It is considered a time-saver, making efficient work of separating large volumes of materials at high centrifugal forces without the repetitiveness of filling and decanting dozens of centrifuge test tubes or frequently starting and stopping the rotor.

Flow rotors are best suited for applications such as processing cell and algae harvest, mitochondria, large viruses, bacteria, and tissue homogenates.

How Much Does a Centrifuge Cost? 

Centrifuge costs vary widely depending on the size, type, and features of the unit. Average prices by type are:

  • Benchtop – $1,000 to $5,000
  • Large Capacity / High Speed – $10,000 to $25,000
  • Ultracentrifuge – $10,000 to $50,000

Adding refrigeration to any of the centrifuges will cause the price to be higher. Customization along with the option to purchase additional rotors also increases the cost.

Leasing vs. Buying A Centrifuge

Buying a centrifuge means investing a considerable amount of capital upfront, depending on the number of units you need, the type of centrifuge, and the add-ons and customizations your lab needs.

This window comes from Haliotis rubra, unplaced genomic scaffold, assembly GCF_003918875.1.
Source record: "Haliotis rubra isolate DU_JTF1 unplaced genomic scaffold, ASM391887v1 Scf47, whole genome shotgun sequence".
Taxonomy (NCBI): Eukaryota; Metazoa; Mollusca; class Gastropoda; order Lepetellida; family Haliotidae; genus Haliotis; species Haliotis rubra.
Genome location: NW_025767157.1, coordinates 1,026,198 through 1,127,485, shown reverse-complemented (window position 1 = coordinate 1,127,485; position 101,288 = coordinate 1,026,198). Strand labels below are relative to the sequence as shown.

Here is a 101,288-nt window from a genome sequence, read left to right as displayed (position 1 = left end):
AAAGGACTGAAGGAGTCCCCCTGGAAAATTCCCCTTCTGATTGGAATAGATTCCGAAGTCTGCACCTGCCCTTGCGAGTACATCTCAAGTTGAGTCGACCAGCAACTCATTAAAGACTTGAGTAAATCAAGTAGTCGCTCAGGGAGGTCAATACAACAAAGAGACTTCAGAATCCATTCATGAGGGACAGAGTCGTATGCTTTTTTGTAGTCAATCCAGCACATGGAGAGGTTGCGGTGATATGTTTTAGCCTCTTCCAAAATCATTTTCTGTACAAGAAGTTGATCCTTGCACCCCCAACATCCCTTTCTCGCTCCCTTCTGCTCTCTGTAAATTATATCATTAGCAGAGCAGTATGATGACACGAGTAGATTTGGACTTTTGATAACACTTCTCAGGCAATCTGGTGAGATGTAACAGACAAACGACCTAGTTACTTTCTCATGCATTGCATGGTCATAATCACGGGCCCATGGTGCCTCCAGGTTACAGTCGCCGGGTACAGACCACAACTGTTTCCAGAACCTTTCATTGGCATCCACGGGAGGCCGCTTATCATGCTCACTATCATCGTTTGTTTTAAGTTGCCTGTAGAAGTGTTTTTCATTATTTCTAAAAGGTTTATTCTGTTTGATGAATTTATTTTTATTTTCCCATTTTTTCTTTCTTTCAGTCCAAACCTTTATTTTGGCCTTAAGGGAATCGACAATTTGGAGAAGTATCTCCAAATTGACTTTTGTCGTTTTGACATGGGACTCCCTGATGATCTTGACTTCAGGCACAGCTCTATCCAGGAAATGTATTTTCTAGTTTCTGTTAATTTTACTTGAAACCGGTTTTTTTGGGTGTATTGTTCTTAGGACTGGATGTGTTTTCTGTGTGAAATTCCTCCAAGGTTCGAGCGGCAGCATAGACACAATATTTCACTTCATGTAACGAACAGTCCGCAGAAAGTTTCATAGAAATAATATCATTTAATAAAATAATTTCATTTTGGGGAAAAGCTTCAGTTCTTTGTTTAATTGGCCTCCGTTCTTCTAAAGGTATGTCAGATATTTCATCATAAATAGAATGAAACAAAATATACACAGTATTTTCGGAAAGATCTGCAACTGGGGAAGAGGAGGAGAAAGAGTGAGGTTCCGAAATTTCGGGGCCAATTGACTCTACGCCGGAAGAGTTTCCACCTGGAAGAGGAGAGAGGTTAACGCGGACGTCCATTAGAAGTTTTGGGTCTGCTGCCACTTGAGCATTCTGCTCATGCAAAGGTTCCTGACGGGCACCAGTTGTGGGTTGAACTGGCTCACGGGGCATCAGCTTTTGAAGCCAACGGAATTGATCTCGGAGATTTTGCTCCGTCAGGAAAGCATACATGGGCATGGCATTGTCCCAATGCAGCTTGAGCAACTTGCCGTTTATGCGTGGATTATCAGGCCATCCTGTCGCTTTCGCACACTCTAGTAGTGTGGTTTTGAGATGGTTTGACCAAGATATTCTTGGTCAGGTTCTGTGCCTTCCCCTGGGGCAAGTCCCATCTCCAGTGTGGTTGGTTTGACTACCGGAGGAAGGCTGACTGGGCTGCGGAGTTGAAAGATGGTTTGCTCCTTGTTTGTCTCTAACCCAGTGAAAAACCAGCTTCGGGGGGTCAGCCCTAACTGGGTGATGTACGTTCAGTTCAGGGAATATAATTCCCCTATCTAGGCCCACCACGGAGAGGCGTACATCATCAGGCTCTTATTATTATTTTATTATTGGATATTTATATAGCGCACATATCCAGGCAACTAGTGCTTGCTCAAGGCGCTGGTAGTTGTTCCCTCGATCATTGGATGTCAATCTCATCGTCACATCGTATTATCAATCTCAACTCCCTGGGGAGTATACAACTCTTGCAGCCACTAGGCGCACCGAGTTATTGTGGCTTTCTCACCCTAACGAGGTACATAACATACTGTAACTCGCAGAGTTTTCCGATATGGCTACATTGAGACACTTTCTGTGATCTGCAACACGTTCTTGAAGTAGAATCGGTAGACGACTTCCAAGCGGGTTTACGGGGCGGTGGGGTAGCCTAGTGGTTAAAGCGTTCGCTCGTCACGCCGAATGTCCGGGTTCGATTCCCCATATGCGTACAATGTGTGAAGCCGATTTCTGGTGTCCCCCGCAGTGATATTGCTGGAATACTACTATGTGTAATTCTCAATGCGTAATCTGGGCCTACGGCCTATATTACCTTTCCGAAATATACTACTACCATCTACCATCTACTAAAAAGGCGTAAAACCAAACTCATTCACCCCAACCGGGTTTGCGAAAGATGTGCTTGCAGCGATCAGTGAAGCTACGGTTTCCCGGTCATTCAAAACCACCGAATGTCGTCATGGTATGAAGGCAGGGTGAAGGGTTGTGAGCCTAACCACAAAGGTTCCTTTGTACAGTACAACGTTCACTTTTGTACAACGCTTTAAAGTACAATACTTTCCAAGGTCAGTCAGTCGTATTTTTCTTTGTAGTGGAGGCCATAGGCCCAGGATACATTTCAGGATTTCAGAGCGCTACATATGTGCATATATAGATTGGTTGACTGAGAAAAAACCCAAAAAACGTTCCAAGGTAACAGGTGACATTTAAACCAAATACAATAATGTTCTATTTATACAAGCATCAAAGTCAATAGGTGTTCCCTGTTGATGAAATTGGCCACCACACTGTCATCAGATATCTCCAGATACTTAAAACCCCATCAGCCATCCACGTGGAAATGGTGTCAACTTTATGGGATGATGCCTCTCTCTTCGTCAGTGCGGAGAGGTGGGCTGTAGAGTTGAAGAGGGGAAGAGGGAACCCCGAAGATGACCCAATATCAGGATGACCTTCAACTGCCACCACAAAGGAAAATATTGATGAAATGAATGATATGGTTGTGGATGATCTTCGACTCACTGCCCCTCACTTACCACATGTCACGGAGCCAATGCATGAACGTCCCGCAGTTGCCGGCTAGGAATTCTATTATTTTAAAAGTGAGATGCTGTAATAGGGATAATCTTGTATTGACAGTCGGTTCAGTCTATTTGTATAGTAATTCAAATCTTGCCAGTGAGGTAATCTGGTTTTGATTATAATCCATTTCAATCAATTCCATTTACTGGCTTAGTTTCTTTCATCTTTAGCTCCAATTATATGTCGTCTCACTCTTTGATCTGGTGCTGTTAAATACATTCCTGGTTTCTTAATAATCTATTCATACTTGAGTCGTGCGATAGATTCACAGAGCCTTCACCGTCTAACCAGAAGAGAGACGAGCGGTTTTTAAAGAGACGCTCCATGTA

Though centrifuges are not as costly as other types of lab equipment, purchasing may not be the most practical option for labs on a budget.

Leasing centrifuges through Excedr makes it easy to get the equipment your lab needs without making that hefty upfront investment. 

Not only will you save money compared to the initial purchase, but you’ll save yourself the headache of dealing with annual service contracts, because maintenance and repairs are included in the lease. Plus, you’ll have the option to upgrade your equipment at the end of your lease term.

Contact us today to learn more about leasing centrifuges.